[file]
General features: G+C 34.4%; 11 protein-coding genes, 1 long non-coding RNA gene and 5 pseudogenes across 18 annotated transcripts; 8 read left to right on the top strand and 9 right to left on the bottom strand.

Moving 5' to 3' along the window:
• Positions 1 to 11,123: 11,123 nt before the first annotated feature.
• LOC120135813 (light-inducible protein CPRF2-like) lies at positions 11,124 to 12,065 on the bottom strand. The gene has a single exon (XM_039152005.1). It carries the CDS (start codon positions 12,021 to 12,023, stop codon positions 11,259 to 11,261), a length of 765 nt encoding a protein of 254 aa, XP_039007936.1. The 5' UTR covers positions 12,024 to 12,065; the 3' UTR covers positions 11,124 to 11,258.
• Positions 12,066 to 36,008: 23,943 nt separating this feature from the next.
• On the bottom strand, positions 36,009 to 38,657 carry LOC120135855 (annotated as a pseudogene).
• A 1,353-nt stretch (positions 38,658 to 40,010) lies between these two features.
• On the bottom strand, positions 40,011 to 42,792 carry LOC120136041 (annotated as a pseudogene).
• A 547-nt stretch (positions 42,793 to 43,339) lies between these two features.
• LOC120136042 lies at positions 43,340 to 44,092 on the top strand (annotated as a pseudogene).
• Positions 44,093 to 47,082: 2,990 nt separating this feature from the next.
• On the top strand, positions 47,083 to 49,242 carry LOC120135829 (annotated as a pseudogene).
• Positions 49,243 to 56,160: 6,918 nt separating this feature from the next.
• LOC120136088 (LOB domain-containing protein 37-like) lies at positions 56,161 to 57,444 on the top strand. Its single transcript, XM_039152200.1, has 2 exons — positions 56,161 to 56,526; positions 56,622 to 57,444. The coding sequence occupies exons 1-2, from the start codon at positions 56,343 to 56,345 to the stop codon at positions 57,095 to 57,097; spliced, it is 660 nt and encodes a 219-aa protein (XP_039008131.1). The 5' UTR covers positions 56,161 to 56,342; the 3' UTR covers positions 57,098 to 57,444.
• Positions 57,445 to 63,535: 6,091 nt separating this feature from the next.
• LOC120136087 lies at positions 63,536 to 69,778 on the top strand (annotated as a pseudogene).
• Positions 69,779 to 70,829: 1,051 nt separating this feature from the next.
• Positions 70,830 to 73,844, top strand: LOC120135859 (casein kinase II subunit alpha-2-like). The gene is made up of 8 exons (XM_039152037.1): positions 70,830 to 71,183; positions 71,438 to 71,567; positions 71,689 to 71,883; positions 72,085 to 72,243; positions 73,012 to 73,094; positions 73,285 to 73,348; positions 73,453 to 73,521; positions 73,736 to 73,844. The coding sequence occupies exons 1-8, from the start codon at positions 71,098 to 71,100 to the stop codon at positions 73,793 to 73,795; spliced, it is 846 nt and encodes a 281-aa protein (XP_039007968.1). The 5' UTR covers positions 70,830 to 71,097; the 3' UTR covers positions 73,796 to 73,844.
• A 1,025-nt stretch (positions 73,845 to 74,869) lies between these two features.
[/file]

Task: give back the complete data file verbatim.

General features: G+C 34.4%; 11 protein-coding genes, 1 long non-coding RNA gene and 5 pseudogenes across 18 annotated transcripts; 8 read left to right on the top strand and 9 right to left on the bottom strand.

Moving 5' to 3' along the window:
• Positions 1 to 11,123: 11,123 nt before the first annotated feature.
• LOC120135813 (light-inducible protein CPRF2-like) lies at positions 11,124 to 12,065 on the bottom strand. The gene has a single exon (XM_039152005.1). It carries the CDS (start codon positions 12,021 to 12,023, stop codon positions 11,259 to 11,261), a length of 765 nt encoding a protein of 254 aa, XP_039007936.1. The 5' UTR covers positions 12,024 to 12,065; the 3' UTR covers positions 11,124 to 11,258.
• Positions 12,066 to 36,008: 23,943 nt separating this feature from the next.
• On the bottom strand, positions 36,009 to 38,657 carry LOC120135855 (annotated as a pseudogene).
• A 1,353-nt stretch (positions 38,658 to 40,010) lies between these two features.
• On the bottom strand, positions 40,011 to 42,792 carry LOC120136041 (annotated as a pseudogene).
• A 547-nt stretch (positions 42,793 to 43,339) lies between these two features.
• LOC120136042 lies at positions 43,340 to 44,092 on the top strand (annotated as a pseudogene).
• Positions 44,093 to 47,082: 2,990 nt separating this feature from the next.
• On the top strand, positions 47,083 to 49,242 carry LOC120135829 (annotated as a pseudogene).
• Positions 49,243 to 56,160: 6,918 nt separating this feature from the next.
• LOC120136088 (LOB domain-containing protein 37-like) lies at positions 56,161 to 57,444 on the top strand. Its single transcript, XM_039152200.1, has 2 exons — positions 56,161 to 56,526; positions 56,622 to 57,444. The coding sequence occupies exons 1-2, from the start codon at positions 56,343 to 56,345 to the stop codon at positions 57,095 to 57,097; spliced, it is 660 nt and encodes a 219-aa protein (XP_039008131.1). The 5' UTR covers positions 56,161 to 56,342; the 3' UTR covers positions 57,098 to 57,444.
• Positions 57,445 to 63,535: 6,091 nt separating this feature from the next.
• LOC120136087 lies at positions 63,536 to 69,778 on the top strand (annotated as a pseudogene).
• Positions 69,779 to 70,829: 1,051 nt separating this feature from the next.
• Positions 70,830 to 73,844, top strand: LOC120135859 (casein kinase II subunit alpha-2-like). The gene is made up of 8 exons (XM_039152037.1): positions 70,830 to 71,183; positions 71,438 to 71,567; positions 71,689 to 71,883; positions 72,085 to 72,243; positions 73,012 to 73,094; positions 73,285 to 73,348; positions 73,453 to 73,521; positions 73,736 to 73,844. The coding sequence occupies exons 1-8, from the start codon at positions 71,098 to 71,100 to the stop codon at positions 73,793 to 73,795; spliced, it is 846 nt and encodes a 281-aa protein (XP_039007968.1). The 5' UTR covers positions 70,830 to 71,097; the 3' UTR covers positions 73,796 to 73,844.
• A 1,025-nt stretch (positions 73,845 to 74,869) lies between these two features.